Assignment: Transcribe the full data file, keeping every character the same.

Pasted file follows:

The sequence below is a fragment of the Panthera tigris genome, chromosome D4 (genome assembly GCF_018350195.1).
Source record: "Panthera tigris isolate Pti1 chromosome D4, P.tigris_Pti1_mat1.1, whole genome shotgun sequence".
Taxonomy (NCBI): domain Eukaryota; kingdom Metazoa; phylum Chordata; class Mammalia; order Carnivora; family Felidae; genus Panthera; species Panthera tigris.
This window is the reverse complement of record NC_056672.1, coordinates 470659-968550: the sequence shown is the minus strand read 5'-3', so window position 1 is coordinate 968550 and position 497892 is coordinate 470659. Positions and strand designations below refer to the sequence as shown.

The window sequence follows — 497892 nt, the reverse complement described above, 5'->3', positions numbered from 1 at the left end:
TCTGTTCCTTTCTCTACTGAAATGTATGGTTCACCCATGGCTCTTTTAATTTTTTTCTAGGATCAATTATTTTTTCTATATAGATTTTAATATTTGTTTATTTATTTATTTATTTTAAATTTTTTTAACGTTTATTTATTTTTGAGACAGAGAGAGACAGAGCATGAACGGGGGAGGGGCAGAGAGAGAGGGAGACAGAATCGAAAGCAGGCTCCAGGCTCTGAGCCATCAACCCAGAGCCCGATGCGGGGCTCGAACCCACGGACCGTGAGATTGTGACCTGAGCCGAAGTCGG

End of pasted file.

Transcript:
The sequence below is a fragment of the Panthera tigris genome, chromosome D4 (genome assembly GCF_018350195.1).
Source record: "Panthera tigris isolate Pti1 chromosome D4, P.tigris_Pti1_mat1.1, whole genome shotgun sequence".
Taxonomy (NCBI): domain Eukaryota; kingdom Metazoa; phylum Chordata; class Mammalia; order Carnivora; family Felidae; genus Panthera; species Panthera tigris.
This window is the reverse complement of record NC_056672.1, coordinates 470659-968550: the sequence shown is the minus strand read 5'-3', so window position 1 is coordinate 968550 and position 497892 is coordinate 470659. Positions and strand designations below refer to the sequence as shown.

The window sequence follows — 497892 nt, the reverse complement described above, 5'->3', positions numbered from 1 at the left end:
TCTGTTCCTTTCTCTACTGAAATGTATGGTTCACCCATGGCTCTTTTAATTTTTTTCTAGGATCAATTATTTTTTCTATATAGATTTTAATATTTGTTTATTTATTTATTTATTTTAAATTTTTTTAACGTTTATTTATTTTTGAGACAGAGAGAGACAGAGCATGAACGGGGGAGGGGCAGAGAGAGAGGGAGACAGAATCGAAAGCAGGCTCCAGGCTCTGAGCCATCAACCCAGAGCCCGATGCGGGGCTCGAACCCACGGACCGTGAGATTGTGACCTGAGCCGAAGTCGG